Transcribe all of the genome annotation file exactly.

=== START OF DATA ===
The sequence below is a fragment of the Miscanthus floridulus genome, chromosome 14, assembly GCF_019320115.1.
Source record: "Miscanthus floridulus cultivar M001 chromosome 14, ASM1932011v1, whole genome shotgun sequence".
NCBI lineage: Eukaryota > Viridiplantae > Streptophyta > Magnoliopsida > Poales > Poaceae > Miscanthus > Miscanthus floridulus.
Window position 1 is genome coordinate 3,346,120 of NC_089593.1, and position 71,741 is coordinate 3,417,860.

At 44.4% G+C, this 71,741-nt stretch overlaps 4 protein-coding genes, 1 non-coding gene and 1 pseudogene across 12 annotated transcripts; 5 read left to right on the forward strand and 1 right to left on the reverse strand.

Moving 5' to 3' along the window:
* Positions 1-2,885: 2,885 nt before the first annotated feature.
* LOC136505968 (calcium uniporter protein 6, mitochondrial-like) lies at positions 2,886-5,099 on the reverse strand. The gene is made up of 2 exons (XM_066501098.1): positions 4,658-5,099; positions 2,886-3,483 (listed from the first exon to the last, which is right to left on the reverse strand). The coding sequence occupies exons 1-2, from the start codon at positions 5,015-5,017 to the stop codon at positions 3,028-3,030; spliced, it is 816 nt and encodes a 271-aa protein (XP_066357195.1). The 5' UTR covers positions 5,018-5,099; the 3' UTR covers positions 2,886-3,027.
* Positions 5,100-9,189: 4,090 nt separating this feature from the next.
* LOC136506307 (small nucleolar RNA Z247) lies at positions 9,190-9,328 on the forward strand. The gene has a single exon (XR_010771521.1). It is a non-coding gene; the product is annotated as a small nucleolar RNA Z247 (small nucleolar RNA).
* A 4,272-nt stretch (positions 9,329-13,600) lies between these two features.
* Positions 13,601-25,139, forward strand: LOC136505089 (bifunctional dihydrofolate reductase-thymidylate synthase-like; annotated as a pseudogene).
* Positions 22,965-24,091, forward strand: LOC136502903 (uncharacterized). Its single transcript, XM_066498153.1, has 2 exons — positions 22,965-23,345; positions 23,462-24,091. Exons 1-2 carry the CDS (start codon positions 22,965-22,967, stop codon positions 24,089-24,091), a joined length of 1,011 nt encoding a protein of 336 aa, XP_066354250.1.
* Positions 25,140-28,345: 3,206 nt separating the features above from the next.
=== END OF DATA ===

The sequence below is a fragment of the Miscanthus floridulus genome, chromosome 14, assembly GCF_019320115.1.
Source record: "Miscanthus floridulus cultivar M001 chromosome 14, ASM1932011v1, whole genome shotgun sequence".
NCBI lineage: Eukaryota > Viridiplantae > Streptophyta > Magnoliopsida > Poales > Poaceae > Miscanthus > Miscanthus floridulus.
Window position 1 is genome coordinate 3,346,120 of NC_089593.1, and position 71,741 is coordinate 3,417,860.

At 44.4% G+C, this 71,741-nt stretch overlaps 4 protein-coding genes, 1 non-coding gene and 1 pseudogene across 12 annotated transcripts; 5 read left to right on the forward strand and 1 right to left on the reverse strand.

Moving 5' to 3' along the window:
* Positions 1-2,885: 2,885 nt before the first annotated feature.
* LOC136505968 (calcium uniporter protein 6, mitochondrial-like) lies at positions 2,886-5,099 on the reverse strand. The gene is made up of 2 exons (XM_066501098.1): positions 4,658-5,099; positions 2,886-3,483 (listed from the first exon to the last, which is right to left on the reverse strand). The coding sequence occupies exons 1-2, from the start codon at positions 5,015-5,017 to the stop codon at positions 3,028-3,030; spliced, it is 816 nt and encodes a 271-aa protein (XP_066357195.1). The 5' UTR covers positions 5,018-5,099; the 3' UTR covers positions 2,886-3,027.
* Positions 5,100-9,189: 4,090 nt separating this feature from the next.
* LOC136506307 (small nucleolar RNA Z247) lies at positions 9,190-9,328 on the forward strand. The gene has a single exon (XR_010771521.1). It is a non-coding gene; the product is annotated as a small nucleolar RNA Z247 (small nucleolar RNA).
* A 4,272-nt stretch (positions 9,329-13,600) lies between these two features.
* Positions 13,601-25,139, forward strand: LOC136505089 (bifunctional dihydrofolate reductase-thymidylate synthase-like; annotated as a pseudogene).
* Positions 22,965-24,091, forward strand: LOC136502903 (uncharacterized). Its single transcript, XM_066498153.1, has 2 exons — positions 22,965-23,345; positions 23,462-24,091. Exons 1-2 carry the CDS (start codon positions 22,965-22,967, stop codon positions 24,089-24,091), a joined length of 1,011 nt encoding a protein of 336 aa, XP_066354250.1.
* Positions 25,140-28,345: 3,206 nt separating the features above from the next.